Finding could improve understanding of irritable bowel syndrome and lead to new treatments
WEDNESDAY, Jan. 9 (HealthDay News) -- Women with irritable bowel syndrome anticipate and react to pain differently than women without IBS, a new study suggests.
The University of California, Los Angeles researchers found that women with IBS can't effectively switch off a pain modulation mechanism in the brain, which makes them more sensitive to abdominal pain. The finding may help improve understanding of IBS and lead to new treatments for the disorder, which affects about 10 percent to 15 percent of the U.S. population, the researchers said.
There is no cure for IBS, which causes abdominal discomfort, along with diarrhea and/or constipation. Current treatments for IBS only lessen symptoms.
The study, published in the Jan. 9 issue of the journal Neuroscience, included 14 women with IBS and 12 women without the disorder. Researchers used functional magnetic resonance imaging (fMRI) to record the women's brain activity while they anticipated and experienced mild abdominal pain.
During anticipation of pain, women without IBS decreased activity in brain areas involved with pain and emotional arousal. But the women with IBS weren't able to reduce activity in these areas.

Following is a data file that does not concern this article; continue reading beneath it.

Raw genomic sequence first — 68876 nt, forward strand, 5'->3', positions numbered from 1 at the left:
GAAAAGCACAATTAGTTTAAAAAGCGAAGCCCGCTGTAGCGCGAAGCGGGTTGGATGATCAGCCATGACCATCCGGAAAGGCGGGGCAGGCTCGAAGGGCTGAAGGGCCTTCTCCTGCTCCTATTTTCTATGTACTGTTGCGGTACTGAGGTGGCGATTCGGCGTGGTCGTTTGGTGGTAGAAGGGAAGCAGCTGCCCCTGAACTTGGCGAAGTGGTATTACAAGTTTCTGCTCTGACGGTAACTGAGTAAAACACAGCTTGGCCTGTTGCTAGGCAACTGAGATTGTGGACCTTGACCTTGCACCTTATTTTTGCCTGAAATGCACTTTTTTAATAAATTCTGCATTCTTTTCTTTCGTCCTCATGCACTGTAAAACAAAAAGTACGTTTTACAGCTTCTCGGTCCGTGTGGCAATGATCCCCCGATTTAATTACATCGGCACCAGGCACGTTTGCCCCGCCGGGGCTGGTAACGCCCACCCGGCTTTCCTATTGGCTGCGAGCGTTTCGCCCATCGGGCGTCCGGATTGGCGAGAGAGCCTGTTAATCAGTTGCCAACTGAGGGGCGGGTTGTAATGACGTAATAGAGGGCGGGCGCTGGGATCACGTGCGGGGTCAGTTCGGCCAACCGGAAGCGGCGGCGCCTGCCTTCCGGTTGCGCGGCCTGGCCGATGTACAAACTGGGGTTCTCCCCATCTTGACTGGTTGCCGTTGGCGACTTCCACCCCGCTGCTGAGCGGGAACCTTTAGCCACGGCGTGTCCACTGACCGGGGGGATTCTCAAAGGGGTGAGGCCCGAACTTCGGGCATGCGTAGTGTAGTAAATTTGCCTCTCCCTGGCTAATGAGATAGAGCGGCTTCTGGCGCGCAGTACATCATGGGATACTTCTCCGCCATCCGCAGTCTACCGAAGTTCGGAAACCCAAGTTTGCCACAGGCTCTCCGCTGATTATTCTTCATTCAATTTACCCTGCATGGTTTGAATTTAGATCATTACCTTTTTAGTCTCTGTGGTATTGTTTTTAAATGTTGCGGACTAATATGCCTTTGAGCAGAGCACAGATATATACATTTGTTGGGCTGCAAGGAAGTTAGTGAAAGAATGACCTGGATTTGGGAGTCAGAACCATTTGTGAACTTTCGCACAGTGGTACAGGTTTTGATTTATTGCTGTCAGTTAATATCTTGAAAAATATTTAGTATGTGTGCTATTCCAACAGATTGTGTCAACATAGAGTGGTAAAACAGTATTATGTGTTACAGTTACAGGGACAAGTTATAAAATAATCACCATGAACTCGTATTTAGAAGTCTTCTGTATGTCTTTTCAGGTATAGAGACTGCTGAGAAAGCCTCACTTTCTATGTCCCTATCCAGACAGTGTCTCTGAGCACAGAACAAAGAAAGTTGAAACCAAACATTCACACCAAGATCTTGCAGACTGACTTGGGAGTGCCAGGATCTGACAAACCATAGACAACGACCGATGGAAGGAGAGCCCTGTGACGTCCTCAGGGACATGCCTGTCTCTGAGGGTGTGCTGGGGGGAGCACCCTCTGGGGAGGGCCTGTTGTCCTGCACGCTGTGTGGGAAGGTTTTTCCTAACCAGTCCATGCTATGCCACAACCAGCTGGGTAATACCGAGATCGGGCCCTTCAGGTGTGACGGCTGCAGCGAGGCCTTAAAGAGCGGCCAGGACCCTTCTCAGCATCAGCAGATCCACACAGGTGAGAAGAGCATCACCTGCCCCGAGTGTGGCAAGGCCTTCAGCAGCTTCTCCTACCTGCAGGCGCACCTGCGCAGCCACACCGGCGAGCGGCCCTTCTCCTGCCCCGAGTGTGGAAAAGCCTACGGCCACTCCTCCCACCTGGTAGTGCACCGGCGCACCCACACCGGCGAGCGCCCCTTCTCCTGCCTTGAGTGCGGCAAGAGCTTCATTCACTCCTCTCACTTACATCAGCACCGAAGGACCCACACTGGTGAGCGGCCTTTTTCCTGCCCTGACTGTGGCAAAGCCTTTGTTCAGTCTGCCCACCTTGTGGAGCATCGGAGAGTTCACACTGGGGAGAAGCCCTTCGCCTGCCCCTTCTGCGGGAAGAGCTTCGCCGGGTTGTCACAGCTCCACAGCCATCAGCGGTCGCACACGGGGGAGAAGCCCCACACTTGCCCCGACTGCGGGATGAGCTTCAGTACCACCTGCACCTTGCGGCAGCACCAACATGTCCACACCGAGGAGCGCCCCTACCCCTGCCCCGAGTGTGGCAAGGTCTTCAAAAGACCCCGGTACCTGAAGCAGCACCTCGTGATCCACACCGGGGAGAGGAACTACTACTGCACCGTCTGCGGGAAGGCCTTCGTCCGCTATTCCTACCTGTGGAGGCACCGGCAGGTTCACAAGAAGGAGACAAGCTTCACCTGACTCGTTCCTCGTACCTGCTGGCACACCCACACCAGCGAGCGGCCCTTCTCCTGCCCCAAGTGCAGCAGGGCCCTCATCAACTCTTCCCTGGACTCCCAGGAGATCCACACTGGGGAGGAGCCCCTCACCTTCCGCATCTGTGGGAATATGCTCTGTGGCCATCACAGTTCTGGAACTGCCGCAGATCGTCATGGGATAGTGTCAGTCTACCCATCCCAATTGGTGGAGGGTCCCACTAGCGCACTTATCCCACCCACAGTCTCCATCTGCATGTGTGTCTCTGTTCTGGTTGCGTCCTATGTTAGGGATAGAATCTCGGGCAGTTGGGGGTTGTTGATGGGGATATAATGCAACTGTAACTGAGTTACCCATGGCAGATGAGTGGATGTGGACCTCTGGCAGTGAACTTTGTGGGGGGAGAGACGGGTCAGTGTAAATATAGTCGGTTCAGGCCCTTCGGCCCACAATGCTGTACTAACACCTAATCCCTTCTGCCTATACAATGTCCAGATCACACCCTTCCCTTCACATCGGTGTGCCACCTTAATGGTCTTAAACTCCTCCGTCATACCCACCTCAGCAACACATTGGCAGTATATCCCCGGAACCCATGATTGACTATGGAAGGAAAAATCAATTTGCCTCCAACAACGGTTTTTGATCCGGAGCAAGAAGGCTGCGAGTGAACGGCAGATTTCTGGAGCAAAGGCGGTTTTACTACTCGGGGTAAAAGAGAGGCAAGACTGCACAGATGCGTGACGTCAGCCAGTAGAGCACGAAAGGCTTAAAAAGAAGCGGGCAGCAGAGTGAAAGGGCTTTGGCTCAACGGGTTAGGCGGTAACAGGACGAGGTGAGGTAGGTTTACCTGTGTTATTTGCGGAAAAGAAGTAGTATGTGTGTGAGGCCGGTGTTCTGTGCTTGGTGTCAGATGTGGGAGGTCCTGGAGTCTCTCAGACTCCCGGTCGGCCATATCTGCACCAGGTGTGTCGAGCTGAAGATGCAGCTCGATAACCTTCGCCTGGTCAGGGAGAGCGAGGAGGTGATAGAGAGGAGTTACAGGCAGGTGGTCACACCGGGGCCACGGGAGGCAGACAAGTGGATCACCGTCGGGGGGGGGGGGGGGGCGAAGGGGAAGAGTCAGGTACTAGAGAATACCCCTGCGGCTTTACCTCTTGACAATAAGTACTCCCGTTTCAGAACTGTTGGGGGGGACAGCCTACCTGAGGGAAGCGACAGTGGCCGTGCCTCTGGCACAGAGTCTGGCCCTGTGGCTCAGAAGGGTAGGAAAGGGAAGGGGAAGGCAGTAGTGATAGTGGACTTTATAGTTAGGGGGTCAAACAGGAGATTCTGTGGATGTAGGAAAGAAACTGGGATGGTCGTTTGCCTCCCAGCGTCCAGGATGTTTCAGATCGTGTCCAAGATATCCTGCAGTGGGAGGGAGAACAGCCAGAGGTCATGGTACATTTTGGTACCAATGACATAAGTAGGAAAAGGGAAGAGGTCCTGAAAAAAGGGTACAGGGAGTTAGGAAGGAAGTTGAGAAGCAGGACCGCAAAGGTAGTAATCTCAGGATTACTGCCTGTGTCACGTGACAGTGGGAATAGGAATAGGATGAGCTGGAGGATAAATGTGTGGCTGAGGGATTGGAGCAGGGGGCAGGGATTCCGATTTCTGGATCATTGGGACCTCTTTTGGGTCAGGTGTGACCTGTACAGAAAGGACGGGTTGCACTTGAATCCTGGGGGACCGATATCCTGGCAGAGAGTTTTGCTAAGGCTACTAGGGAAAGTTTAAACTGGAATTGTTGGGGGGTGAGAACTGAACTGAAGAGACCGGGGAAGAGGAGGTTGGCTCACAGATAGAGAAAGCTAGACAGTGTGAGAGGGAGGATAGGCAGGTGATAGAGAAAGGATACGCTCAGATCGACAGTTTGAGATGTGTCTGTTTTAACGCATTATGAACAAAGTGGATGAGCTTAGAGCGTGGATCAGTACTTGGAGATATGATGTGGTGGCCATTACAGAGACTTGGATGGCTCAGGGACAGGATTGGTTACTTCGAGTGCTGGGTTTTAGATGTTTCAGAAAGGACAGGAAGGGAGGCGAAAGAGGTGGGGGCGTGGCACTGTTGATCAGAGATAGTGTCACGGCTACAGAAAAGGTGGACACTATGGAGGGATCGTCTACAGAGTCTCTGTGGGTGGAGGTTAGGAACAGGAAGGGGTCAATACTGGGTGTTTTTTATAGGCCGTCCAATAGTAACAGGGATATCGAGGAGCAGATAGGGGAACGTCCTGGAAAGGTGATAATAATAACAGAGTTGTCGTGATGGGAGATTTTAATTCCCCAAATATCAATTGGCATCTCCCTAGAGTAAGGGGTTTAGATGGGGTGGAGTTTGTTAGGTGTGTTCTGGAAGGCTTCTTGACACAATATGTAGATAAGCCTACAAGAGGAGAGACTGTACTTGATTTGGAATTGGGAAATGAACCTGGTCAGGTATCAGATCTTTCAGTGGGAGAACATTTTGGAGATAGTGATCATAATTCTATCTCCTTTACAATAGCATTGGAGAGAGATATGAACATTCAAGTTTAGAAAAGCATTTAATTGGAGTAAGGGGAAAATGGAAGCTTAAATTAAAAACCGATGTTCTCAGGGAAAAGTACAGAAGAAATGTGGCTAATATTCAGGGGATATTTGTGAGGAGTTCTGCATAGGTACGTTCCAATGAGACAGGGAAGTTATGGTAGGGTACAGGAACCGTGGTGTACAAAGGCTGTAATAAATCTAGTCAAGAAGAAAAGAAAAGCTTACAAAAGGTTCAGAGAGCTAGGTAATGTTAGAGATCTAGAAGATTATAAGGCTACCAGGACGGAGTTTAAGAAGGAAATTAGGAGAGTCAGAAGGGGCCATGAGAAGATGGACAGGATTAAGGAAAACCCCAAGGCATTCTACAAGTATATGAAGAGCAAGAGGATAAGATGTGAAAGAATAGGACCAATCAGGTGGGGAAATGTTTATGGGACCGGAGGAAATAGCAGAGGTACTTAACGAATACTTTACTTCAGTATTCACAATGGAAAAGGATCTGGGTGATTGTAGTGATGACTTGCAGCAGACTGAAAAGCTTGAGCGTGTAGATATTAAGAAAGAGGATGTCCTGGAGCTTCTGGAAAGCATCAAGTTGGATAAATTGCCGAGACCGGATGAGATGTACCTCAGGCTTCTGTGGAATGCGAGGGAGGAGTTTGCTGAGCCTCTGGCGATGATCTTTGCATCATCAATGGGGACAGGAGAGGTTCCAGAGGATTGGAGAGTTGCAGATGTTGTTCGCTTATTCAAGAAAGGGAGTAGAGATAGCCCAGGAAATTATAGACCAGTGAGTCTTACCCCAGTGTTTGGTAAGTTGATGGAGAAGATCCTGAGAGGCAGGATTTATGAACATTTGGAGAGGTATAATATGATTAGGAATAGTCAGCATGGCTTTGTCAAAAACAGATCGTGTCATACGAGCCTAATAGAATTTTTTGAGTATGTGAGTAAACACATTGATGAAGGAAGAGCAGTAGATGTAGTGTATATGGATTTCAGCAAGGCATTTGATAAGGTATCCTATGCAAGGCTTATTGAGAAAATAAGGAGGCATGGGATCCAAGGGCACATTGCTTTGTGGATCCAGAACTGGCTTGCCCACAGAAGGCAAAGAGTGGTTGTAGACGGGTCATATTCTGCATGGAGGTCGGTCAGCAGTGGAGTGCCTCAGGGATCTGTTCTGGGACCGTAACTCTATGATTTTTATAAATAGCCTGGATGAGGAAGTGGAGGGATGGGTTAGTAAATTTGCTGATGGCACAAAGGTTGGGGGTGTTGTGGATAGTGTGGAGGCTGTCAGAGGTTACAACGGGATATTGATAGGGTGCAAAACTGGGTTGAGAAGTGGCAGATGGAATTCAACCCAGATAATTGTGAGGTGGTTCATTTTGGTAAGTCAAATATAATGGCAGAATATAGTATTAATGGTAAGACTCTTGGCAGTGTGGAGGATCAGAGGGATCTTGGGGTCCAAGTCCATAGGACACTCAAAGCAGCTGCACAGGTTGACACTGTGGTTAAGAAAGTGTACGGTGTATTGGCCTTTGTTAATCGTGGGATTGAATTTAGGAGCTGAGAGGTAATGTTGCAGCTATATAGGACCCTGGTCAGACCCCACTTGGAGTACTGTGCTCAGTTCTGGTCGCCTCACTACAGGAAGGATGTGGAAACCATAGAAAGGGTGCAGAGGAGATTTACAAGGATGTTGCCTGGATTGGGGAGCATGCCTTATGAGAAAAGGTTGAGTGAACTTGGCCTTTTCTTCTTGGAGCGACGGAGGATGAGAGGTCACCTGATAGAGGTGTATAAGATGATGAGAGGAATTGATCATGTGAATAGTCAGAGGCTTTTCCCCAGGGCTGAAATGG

"The abdominal hypersensitivity that is a hallmark of IBS may represent an inability to downregulate pain and emotional arousal circuits," lead author Steven Berman, a senior research scientist at UCLA, said in a prepared statement. "IBS patients may have an inability to inhibit the competing tendency to upregulate emotional arousal in order to escape pain faster."
Both groups of women showed increased activity in pain arousal areas when they were subject to pain, but those with IBS showed greater increases in several brain areas.
The U.S. National Institute of Diabetes and Digestiv
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